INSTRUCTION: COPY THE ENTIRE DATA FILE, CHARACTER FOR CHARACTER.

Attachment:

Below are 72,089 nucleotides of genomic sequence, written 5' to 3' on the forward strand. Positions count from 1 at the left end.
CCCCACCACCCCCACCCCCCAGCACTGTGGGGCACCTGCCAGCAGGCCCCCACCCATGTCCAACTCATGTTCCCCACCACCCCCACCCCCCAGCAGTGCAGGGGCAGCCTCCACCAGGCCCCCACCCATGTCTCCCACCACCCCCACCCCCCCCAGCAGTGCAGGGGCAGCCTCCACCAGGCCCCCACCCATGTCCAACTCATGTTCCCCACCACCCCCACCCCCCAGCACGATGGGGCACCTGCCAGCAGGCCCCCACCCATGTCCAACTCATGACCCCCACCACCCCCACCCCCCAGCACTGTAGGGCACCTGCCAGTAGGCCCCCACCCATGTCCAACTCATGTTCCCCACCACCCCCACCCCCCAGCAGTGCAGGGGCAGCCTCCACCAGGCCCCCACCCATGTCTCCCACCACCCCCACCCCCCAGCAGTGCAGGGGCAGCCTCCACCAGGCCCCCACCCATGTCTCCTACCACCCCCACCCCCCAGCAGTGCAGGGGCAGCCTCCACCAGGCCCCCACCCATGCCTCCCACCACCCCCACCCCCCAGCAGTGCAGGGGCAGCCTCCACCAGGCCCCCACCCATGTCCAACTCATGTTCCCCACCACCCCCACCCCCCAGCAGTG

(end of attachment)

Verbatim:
Below are 72,089 nucleotides of genomic sequence, written 5' to 3' on the forward strand. Positions count from 1 at the left end.
CCCCACCACCCCCACCCCCCAGCACTGTGGGGCACCTGCCAGCAGGCCCCCACCCATGTCCAACTCATGTTCCCCACCACCCCCACCCCCCAGCAGTGCAGGGGCAGCCTCCACCAGGCCCCCACCCATGTCTCCCACCACCCCCACCCCCCCCAGCAGTGCAGGGGCAGCCTCCACCAGGCCCCCACCCATGTCCAACTCATGTTCCCCACCACCCCCACCCCCCAGCACGATGGGGCACCTGCCAGCAGGCCCCCACCCATGTCCAACTCATGACCCCCACCACCCCCACCCCCCAGCACTGTAGGGCACCTGCCAGTAGGCCCCCACCCATGTCCAACTCATGTTCCCCACCACCCCCACCCCCCAGCAGTGCAGGGGCAGCCTCCACCAGGCCCCCACCCATGTCTCCCACCACCCCCACCCCCCAGCAGTGCAGGGGCAGCCTCCACCAGGCCCCCACCCATGTCTCCTACCACCCCCACCCCCCAGCAGTGCAGGGGCAGCCTCCACCAGGCCCCCACCCATGCCTCCCACCACCCCCACCCCCCAGCAGTGCAGGGGCAGCCTCCACCAGGCCCCCACCCATGTCCAACTCATGTTCCCCACCACCCCCACCCCCCAGCAGTG